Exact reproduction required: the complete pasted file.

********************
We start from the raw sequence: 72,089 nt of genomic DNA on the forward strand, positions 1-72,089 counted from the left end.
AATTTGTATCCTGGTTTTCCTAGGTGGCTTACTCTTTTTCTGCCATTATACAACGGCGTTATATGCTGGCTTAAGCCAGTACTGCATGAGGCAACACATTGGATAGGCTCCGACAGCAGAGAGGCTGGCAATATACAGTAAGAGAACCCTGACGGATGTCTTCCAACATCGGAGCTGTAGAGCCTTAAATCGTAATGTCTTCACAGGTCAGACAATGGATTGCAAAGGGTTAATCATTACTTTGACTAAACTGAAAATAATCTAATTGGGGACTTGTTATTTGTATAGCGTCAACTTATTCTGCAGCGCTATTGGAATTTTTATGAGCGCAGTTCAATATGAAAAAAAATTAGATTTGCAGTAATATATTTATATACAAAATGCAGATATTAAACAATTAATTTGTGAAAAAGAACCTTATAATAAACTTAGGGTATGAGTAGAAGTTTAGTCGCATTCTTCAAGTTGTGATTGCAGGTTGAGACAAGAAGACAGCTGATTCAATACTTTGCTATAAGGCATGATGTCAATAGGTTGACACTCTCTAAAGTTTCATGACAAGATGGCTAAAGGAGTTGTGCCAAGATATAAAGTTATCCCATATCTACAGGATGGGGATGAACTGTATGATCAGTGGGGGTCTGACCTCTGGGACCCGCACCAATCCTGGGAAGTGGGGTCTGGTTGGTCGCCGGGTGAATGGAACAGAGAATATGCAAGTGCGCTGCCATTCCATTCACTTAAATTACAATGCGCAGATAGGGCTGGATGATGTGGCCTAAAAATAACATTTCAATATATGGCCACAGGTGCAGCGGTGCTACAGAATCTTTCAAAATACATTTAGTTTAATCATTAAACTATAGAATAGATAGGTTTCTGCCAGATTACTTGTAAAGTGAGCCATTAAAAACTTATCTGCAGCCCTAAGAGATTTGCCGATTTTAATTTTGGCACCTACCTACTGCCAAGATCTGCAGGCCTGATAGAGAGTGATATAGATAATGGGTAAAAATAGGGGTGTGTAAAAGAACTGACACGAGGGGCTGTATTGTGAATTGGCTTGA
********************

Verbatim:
We start from the raw sequence: 72,089 nt of genomic DNA on the forward strand, positions 1-72,089 counted from the left end.
AATTTGTATCCTGGTTTTCCTAGGTGGCTTACTCTTTTTCTGCCATTATACAACGGCGTTATATGCTGGCTTAAGCCAGTACTGCATGAGGCAACACATTGGATAGGCTCCGACAGCAGAGAGGCTGGCAATATACAGTAAGAGAACCCTGACGGATGTCTTCCAACATCGGAGCTGTAGAGCCTTAAATCGTAATGTCTTCACAGGTCAGACAATGGATTGCAAAGGGTTAATCATTACTTTGACTAAACTGAAAATAATCTAATTGGGGACTTGTTATTTGTATAGCGTCAACTTATTCTGCAGCGCTATTGGAATTTTTATGAGCGCAGTTCAATATGAAAAAAAATTAGATTTGCAGTAATATATTTATATACAAAATGCAGATATTAAACAATTAATTTGTGAAAAAGAACCTTATAATAAACTTAGGGTATGAGTAGAAGTTTAGTCGCATTCTTCAAGTTGTGATTGCAGGTTGAGACAAGAAGACAGCTGATTCAATACTTTGCTATAAGGCATGATGTCAATAGGTTGACACTCTCTAAAGTTTCATGACAAGATGGCTAAAGGAGTTGTGCCAAGATATAAAGTTATCCCATATCTACAGGATGGGGATGAACTGTATGATCAGTGGGGGTCTGACCTCTGGGACCCGCACCAATCCTGGGAAGTGGGGTCTGGTTGGTCGCCGGGTGAATGGAACAGAGAATATGCAAGTGCGCTGCCATTCCATTCACTTAAATTACAATGCGCAGATAGGGCTGGATGATGTGGCCTAAAAATAACATTTCAATATATGGCCACAGGTGCAGCGGTGCTACAGAATCTTTCAAAATACATTTAGTTTAATCATTAAACTATAGAATAGATAGGTTTCTGCCAGATTACTTGTAAAGTGAGCCATTAAAAACTTATCTGCAGCCCTAAGAGATTTGCCGATTTTAATTTTGGCACCTACCTACTGCCAAGATCTGCAGGCCTGATAGAGAGTGATATAGATAATGGGTAAAAATAGGGGTGTGTAAAAGAACTGACACGAGGGGCTGTATTGTGAATTGGCTTGA